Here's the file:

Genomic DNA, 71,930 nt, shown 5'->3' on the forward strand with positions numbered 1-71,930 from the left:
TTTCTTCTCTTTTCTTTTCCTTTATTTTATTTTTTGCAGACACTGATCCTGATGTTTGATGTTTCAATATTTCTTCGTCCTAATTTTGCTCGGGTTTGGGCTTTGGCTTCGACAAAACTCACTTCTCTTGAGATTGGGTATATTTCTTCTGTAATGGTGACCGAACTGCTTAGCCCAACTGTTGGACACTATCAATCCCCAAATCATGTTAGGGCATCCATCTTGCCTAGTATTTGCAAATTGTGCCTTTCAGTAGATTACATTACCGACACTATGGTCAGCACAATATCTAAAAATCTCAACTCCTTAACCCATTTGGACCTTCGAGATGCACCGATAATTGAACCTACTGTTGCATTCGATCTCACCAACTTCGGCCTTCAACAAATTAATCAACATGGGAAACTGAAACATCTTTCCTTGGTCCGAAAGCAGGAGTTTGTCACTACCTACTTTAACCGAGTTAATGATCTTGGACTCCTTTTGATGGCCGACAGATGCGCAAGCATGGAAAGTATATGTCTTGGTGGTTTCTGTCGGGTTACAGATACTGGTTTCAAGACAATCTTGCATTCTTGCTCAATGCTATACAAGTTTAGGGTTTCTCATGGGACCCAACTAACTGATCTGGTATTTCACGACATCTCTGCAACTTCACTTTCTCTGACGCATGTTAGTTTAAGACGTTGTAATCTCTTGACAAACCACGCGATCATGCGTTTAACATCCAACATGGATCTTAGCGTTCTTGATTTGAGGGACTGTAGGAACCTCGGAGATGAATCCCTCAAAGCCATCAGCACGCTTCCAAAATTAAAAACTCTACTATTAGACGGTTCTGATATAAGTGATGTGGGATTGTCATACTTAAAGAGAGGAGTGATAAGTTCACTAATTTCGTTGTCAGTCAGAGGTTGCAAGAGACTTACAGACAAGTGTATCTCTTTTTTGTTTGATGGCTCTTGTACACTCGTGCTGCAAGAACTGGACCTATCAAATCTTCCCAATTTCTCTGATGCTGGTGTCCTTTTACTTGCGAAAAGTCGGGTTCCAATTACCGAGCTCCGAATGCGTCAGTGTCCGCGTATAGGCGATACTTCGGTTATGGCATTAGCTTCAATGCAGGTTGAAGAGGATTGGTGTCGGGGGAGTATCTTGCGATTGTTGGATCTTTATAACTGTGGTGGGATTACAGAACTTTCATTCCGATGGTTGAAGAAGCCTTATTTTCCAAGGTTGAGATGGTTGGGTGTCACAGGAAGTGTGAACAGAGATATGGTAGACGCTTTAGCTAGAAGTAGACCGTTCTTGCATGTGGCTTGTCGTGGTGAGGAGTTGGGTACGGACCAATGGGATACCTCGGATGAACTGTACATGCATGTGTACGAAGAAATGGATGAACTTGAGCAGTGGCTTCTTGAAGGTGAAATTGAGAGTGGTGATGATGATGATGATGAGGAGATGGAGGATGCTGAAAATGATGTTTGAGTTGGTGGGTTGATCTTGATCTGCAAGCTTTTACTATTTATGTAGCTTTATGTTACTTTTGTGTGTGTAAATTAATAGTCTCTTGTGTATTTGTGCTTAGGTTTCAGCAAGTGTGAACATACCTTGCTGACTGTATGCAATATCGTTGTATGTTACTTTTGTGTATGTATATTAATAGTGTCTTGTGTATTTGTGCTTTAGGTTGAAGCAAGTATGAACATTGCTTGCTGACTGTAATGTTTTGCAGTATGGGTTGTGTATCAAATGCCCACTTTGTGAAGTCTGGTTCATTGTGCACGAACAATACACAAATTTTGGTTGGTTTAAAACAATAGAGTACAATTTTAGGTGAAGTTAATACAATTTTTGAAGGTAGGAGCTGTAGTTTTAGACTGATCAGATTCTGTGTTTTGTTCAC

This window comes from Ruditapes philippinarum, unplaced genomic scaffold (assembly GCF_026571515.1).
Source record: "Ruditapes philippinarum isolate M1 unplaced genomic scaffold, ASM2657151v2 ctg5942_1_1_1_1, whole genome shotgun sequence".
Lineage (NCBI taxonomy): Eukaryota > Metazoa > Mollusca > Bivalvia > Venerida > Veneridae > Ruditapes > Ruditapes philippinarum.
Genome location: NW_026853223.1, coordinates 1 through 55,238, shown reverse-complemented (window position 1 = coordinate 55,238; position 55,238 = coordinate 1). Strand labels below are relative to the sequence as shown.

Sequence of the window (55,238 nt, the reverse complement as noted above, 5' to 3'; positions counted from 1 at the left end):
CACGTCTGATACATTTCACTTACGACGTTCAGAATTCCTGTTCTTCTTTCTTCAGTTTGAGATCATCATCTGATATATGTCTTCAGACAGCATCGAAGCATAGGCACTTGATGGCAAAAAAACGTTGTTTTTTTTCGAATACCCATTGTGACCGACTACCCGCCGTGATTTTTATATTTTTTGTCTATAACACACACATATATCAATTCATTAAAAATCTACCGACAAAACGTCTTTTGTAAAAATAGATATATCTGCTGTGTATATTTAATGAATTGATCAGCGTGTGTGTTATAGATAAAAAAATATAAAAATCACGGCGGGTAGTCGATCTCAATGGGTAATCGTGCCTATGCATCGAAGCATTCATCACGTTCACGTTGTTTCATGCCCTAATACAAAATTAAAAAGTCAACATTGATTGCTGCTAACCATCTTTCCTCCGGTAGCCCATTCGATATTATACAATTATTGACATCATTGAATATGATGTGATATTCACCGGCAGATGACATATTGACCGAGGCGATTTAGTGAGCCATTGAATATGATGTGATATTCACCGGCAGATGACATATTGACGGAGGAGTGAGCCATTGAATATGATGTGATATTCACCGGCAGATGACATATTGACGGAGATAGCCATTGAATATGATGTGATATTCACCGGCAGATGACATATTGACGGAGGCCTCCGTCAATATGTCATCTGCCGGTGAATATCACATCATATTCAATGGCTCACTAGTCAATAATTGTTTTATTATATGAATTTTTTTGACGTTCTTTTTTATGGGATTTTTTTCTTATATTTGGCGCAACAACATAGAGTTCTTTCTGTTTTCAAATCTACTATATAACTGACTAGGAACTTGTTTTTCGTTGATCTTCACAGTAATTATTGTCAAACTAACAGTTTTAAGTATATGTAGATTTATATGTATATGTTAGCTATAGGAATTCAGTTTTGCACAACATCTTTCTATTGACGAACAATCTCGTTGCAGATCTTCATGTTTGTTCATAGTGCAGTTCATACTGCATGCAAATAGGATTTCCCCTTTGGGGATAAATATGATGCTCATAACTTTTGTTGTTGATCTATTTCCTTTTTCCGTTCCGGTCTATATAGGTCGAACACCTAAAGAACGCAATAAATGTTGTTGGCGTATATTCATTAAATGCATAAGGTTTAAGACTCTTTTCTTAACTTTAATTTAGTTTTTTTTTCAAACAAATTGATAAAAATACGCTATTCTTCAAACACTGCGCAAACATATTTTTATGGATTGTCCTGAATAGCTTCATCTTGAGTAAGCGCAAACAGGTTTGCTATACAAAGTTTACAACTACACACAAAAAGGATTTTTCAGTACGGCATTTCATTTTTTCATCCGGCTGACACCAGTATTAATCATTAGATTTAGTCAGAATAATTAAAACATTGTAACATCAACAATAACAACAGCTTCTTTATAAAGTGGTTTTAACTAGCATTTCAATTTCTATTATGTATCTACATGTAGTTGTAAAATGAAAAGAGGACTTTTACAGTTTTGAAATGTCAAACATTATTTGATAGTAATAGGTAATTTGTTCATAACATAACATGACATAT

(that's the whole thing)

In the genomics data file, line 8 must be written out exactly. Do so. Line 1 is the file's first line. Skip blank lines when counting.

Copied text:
CACGTCTGATACATTTCACTTACGACGTTCAGAATTCCTGTTCTTCTTTCTTCAGTTTGAGATCATCATCTGATATATGTCTTCAGACAGCATCGAAGCATAGGCACTTGATGGCAAAAAAACGTTGTTTTTTTTCGAATACCCATTGTGACCGACTACCCGCCGTGATTTTTATATTTTTTGTCTATAACACACACATATATCAATTCATTAAAAATCTACCGACAAAACGTCTTTTGTAAAAATAGATATATCTGCTGTGTATATTTAATGAATTGATCAGCGTGTGTGTTATAGATAAAAAAATATAAAAATCACGGCGGGTAGTCGATCTCAATGGGTAATCGTGCCTATGCATCGAAGCATTCATCACGTTCACGTTGTTTCATGCCCTAATACAAAATTAAAAAGTCAACATTGATTGCTGCTAACCATCTTTCCTCCGGTAGCCCATTCGATATTATACAATTATTGACATCATTGAATATGATGTGATATTCACCGGCAGATGACATATTGACCGAGGCGATTTAGTGAGCCATTGAATATGATGTGATATTCACCGGCAGATGACATATTGACGGAGGAGTGAGCCATTGAATATGATGTGATATTCACCGGCAGATGACATATTGACGGAGATAGCCATTGAATATGATGTGATATTCACCGGCAGATGACATATTGACGGAGGCCTCCGTCAATATGTCATCTGCCGGTGAATATCACATCATATTCAATGGCTCACTAGTCAATAATTGTTTTATTATATGAATTTTTTTGACGTTCTTTTTTATGGGATTTTTTTCTTATATTTGGCGCAACAACATAGAGTTCTTTCTGTTTTCAAATCTACTATATAACTGACTAGGAACTTGTTTTTCGTTGATCTTCACAGTAATTATTGTCAAACTAACAGTTTTAAGTATATGTAGATTTATATGTATATGTTAGCTATAGGAATTCAGTTTTGCACAACATCTTTCTATTGACGAACAATCTCGTTGCAGATCTTCATGTTTGTTCATAGTGCAGTTCATACTGCATGCAAATAGGATTTCCCCTTTGGGGATAAATATGATGCTCATAACTTTTGTTGTTGATCTATTTCCTTTTTCCGTTCCGGTCTATATAGGTCGAACACCTAAAGAACGCAATAAATGTTGTTGGCGTATATTCATTAAATGCATAAGGTTTAAGACTCTTTTCTTAACTTTAATTTAGTTTTTTTTTCAAACAAATTGATAAAAATACGCTATTCTTCAAACACTGCGCAAACATATTTTTATGGATTGTCCTGAATAGCTTCATCTTGAGTAAGCGCAAACAGGTTTGCTATACAAAGTTTACAACTACACACAAAAAGGATTTTTCAGTACGGCATTTCATTTTTTCATCCGGCTGACACCAGTATTAATCATTAGATTTAGTCAGAATAATTAAAACATTGTAACATCAACAATAACAACAGCTTCTTTATAAAGTGGTTTTAACTAGCATTTCAATTTCTATTATGTATCTACATGTAGTTGTAAAATGAAAAGAGGACTTTTACAGTTTTGAAATGTCAAACATTATTTGATAGTAATAGGTAATTTGTTCATAACATAACATGACATAT